In 781, Christians of Tang-China (618–907) erected a monument known as the “Nestorian Tablet” declaring that their religion, named Jingjiao, originated from Daqin, a contemporary loose term referring to the Roman East. Jingjiao Christians were adherents of the Church of the East with Syriac Christian traditions and liturgy. Its adherents in the Roman empire became victims of the 5th-century Christological controversy and were labeled as the “Nestorian” heretics or sect. The suppression of the “Heretics” including the “Nestorians” within the Byzantine empire, which was stated in the Justinian Code, forced many Christians of the Syriac churches to escape from the Byzantine Empire to the Sasanian territory where they joined the already established and independent Church of the East in Persia. In the following nine centuries, Syriac Christian missions expanded from Persia to Arabia, India, Central Asia and China and won converts from various ethnic groups such as Persians, Arabs, Indians, Sogdians, Turks, Chinese, and Mongols.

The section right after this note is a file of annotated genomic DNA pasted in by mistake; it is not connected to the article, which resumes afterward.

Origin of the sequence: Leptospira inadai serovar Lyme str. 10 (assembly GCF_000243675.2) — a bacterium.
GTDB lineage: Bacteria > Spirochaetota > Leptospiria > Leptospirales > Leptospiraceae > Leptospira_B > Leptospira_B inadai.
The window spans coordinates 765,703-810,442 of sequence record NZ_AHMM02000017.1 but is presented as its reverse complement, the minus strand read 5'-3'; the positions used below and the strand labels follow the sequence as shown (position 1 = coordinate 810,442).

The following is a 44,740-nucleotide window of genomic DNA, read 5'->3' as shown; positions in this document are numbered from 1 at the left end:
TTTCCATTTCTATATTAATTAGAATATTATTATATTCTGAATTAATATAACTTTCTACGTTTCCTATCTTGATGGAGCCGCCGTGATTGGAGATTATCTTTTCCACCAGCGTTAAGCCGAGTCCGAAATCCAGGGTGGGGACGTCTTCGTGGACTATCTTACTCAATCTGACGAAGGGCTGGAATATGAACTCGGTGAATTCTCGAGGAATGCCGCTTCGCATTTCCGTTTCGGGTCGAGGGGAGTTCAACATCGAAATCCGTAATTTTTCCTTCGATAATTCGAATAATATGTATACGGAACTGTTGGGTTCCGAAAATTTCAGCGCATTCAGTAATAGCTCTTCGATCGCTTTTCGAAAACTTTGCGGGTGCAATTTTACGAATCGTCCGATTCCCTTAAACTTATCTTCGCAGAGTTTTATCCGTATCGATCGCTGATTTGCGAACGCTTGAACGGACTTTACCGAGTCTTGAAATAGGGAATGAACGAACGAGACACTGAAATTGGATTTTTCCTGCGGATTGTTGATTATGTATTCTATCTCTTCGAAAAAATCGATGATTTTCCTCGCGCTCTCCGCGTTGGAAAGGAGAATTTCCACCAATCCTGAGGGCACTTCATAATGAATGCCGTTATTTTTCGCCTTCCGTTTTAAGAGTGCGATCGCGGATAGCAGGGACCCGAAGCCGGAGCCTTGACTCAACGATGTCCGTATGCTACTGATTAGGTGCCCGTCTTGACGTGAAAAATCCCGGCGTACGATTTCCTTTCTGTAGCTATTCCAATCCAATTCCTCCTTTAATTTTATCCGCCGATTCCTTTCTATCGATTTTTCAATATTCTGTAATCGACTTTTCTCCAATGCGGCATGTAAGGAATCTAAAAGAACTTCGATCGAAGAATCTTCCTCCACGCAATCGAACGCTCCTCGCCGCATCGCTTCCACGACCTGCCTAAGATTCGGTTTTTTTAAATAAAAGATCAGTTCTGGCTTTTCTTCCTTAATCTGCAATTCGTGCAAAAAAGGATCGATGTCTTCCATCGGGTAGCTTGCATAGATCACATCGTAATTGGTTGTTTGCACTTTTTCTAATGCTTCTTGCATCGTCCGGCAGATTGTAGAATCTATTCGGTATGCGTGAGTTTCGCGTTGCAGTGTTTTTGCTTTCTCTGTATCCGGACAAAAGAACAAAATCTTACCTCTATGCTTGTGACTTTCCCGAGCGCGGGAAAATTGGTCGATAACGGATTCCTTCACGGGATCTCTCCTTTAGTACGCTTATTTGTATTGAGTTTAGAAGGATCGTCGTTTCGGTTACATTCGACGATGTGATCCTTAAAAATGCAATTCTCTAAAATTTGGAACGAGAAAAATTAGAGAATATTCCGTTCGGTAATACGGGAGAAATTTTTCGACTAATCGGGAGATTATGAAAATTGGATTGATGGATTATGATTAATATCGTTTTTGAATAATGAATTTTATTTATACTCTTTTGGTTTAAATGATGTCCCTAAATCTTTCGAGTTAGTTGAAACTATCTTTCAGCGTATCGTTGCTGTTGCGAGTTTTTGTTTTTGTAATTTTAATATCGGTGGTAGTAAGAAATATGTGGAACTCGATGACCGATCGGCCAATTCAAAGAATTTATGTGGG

This lecture introduces the expansion of medieval Syriac Christianity covering the extent, mission strategy, and methods of the Church of the East with evidence from primary sources discovered in Central Asia and China and along the Silk Road, such as Christian manuscripts and tombstone inscriptions from the 7th to the 14th century. It discusses questions such as how the church adopted to various political, cultural, and ethno-linguistic contexts along the Silk Road and what challenges Christians encountered.
EAST OF BYZANTIUM is a partnership that began in 2016 between the Mary Jaharis Center for Byzantine Art and Culture at Hellenic College Holy Cross in Brookline, MA, and the Arthur H. Dadian and Ara Oztemel Chair of Armenian Art at Tufts University and continues with the Mashtots Professor of Armenian Studies at Harvard University (from 2022–). It explores the cultures of the eastern frontier of the Byzantine Empire in the late antique and m